The Invention Of The Dumpster
One of the earliest, if not the earliest, dumping trucks was the Thornycroft Steam Dust Cart (pictured below) developed in 1896 and first used by Chiswick District Council in London, England.
The Thornycroft Company made steam trucks, but this tipper version was an adaption for dust cart purposes. The front cab included the boiler which provided 180 PSI pressure. Moving the machine was the twin cylinder compound engine (3″ + 6″ by 3″ stroke) which was mounted down low. The final drive chain is visible in the photo.
Although Messrs Thornycroft was responsible for the design and engineering, the bodywork (and maybe the chassis too) was made for them by the Bristol Wagon and Carriage Company. The dumpster itself would have to wait nearly forty years to be invented.
George Roby Dempster And The Invention Of The Dumpster
The word “dumpster”, first used commercially in 1936, came from the Dempster-Dumpster system of mechanically loading the contents of standardized containers onto garbage trucks. The patent was shared by the Dempster Brothers in 1935. The containers were called Dumpsters, a blending of the company’s name with the word, ‘dump’.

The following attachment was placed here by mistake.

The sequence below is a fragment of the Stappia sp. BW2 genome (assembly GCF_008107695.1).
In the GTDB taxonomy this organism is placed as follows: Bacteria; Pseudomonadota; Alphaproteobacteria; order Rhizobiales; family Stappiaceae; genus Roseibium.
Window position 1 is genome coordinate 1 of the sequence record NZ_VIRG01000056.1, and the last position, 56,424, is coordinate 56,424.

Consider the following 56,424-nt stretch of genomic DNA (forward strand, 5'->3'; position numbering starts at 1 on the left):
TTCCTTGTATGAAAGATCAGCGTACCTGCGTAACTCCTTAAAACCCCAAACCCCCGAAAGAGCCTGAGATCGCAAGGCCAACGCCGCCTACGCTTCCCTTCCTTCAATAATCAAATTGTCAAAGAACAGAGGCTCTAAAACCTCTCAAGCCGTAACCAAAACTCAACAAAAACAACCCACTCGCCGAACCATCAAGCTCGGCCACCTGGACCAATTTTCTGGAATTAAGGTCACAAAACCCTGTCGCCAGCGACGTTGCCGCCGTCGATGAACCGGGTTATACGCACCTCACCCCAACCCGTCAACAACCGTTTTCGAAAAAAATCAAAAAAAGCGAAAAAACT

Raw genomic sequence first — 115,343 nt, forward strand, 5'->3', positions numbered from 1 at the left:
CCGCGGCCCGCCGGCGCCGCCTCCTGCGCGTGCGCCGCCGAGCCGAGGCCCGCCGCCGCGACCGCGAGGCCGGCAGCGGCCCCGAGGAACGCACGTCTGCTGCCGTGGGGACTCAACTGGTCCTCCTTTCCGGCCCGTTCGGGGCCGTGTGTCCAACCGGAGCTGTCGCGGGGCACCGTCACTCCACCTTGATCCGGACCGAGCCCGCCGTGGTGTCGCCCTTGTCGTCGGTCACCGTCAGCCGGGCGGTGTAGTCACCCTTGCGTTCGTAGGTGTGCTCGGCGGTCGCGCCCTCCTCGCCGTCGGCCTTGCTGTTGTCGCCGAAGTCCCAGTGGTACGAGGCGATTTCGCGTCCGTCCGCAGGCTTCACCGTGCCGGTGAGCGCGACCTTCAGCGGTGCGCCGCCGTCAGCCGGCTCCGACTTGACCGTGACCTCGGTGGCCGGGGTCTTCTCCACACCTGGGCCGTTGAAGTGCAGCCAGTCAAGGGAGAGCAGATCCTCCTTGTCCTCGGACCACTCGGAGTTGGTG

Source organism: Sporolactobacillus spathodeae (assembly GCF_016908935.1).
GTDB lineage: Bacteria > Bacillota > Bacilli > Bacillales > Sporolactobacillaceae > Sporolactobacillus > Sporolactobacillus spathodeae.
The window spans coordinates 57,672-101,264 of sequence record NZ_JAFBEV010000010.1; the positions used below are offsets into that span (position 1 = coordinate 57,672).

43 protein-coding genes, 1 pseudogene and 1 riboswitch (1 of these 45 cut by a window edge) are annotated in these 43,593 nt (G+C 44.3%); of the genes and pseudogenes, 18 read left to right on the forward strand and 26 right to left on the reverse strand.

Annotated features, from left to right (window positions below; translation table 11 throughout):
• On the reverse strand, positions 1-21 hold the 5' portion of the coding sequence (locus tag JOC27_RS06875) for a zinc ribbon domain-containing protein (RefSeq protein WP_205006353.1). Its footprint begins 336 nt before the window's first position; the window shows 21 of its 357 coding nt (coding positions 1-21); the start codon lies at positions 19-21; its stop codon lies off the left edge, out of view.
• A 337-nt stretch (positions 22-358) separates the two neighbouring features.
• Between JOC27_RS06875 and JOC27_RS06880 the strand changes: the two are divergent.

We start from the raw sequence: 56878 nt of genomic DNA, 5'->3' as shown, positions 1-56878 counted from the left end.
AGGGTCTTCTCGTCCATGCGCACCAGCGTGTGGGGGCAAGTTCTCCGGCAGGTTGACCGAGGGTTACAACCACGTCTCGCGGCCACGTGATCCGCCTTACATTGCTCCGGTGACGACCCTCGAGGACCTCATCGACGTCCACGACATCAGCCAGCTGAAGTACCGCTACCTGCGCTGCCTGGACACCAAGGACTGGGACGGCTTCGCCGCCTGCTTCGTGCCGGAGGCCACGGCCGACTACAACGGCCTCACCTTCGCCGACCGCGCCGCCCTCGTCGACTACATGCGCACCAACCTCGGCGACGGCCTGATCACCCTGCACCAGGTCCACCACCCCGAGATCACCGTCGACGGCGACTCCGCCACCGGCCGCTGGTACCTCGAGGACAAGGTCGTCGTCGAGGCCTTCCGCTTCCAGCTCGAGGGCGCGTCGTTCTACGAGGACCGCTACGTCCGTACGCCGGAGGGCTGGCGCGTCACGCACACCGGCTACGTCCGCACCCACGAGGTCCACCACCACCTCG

The Dempster Brothers first patented the dumpster in the 1935 in Knoxville, Tennessee. The original dumpster was designed to be used by mechanical arms, but that process wasn’t perfected until the 1950’s. In essence, the Dempster brothers patented the first ever garbage truck called the Dempster Dumpmaster.
George Roby Dempster used his fame to reach political office in Tennessee. He was the Mayor of Knoxville. Along with his brother, he started the Dempster Brothers Construction Company in the 1920’s. After his retirement, George Dempster became the City Manager, a political position working on the alliance between government and business in building and construction. Consequently, he become a very famous American mayor.
Dempster units are still manufactured today, but only have a small percentage of the market. Currently, models are called “Roll-off” units, but the term Dumpster has stuck.
Words By Mark Mauriello